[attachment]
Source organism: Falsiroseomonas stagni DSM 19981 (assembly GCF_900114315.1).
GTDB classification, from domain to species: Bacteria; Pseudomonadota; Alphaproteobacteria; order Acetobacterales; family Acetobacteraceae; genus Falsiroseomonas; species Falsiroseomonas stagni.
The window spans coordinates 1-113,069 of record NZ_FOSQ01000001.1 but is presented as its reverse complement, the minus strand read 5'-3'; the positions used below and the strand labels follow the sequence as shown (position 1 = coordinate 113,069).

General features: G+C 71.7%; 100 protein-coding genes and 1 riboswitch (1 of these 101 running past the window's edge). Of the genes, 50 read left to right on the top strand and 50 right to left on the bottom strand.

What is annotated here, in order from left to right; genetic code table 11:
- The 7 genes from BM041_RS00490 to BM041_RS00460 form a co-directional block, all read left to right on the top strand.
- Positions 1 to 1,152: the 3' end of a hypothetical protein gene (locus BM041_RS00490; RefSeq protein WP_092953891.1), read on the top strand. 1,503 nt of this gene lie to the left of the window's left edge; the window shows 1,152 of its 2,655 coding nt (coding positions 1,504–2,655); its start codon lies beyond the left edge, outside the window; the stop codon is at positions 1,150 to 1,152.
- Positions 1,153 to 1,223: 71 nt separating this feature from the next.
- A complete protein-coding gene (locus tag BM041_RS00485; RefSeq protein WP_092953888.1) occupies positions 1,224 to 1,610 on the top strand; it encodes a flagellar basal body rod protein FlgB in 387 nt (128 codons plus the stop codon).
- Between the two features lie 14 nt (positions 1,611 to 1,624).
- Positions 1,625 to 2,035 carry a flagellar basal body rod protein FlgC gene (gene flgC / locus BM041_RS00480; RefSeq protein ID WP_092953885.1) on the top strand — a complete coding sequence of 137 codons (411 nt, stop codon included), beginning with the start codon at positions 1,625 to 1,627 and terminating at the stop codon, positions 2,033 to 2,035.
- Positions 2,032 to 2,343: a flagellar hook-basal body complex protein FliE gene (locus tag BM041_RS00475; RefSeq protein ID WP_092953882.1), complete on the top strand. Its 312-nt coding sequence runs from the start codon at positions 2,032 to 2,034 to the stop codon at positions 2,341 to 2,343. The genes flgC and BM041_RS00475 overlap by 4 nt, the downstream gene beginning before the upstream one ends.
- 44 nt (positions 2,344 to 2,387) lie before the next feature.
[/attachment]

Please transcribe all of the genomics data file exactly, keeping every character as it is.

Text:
Source organism: Falsiroseomonas stagni DSM 19981 (assembly GCF_900114315.1).
GTDB classification, from domain to species: Bacteria; Pseudomonadota; Alphaproteobacteria; order Acetobacterales; family Acetobacteraceae; genus Falsiroseomonas; species Falsiroseomonas stagni.
The window spans coordinates 1-113,069 of record NZ_FOSQ01000001.1 but is presented as its reverse complement, the minus strand read 5'-3'; the positions used below and the strand labels follow the sequence as shown (position 1 = coordinate 113,069).

General features: G+C 71.7%; 100 protein-coding genes and 1 riboswitch (1 of these 101 running past the window's edge). Of the genes, 50 read left to right on the top strand and 50 right to left on the bottom strand.

What is annotated here, in order from left to right; genetic code table 11:
- The 7 genes from BM041_RS00490 to BM041_RS00460 form a co-directional block, all read left to right on the top strand.
- Positions 1 to 1,152: the 3' end of a hypothetical protein gene (locus BM041_RS00490; RefSeq protein WP_092953891.1), read on the top strand. 1,503 nt of this gene lie to the left of the window's left edge; the window shows 1,152 of its 2,655 coding nt (coding positions 1,504–2,655); its start codon lies beyond the left edge, outside the window; the stop codon is at positions 1,150 to 1,152.
- Positions 1,153 to 1,223: 71 nt separating this feature from the next.
- A complete protein-coding gene (locus tag BM041_RS00485; RefSeq protein WP_092953888.1) occupies positions 1,224 to 1,610 on the top strand; it encodes a flagellar basal body rod protein FlgB in 387 nt (128 codons plus the stop codon).
- Between the two features lie 14 nt (positions 1,611 to 1,624).
- Positions 1,625 to 2,035 carry a flagellar basal body rod protein FlgC gene (gene flgC / locus BM041_RS00480; RefSeq protein ID WP_092953885.1) on the top strand — a complete coding sequence of 137 codons (411 nt, stop codon included), beginning with the start codon at positions 1,625 to 1,627 and terminating at the stop codon, positions 2,033 to 2,035.
- Positions 2,032 to 2,343: a flagellar hook-basal body complex protein FliE gene (locus tag BM041_RS00475; RefSeq protein ID WP_092953882.1), complete on the top strand. Its 312-nt coding sequence runs from the start codon at positions 2,032 to 2,034 to the stop codon at positions 2,341 to 2,343. The genes flgC and BM041_RS00475 overlap by 4 nt, the downstream gene beginning before the upstream one ends.
- 44 nt (positions 2,344 to 2,387) lie before the next feature.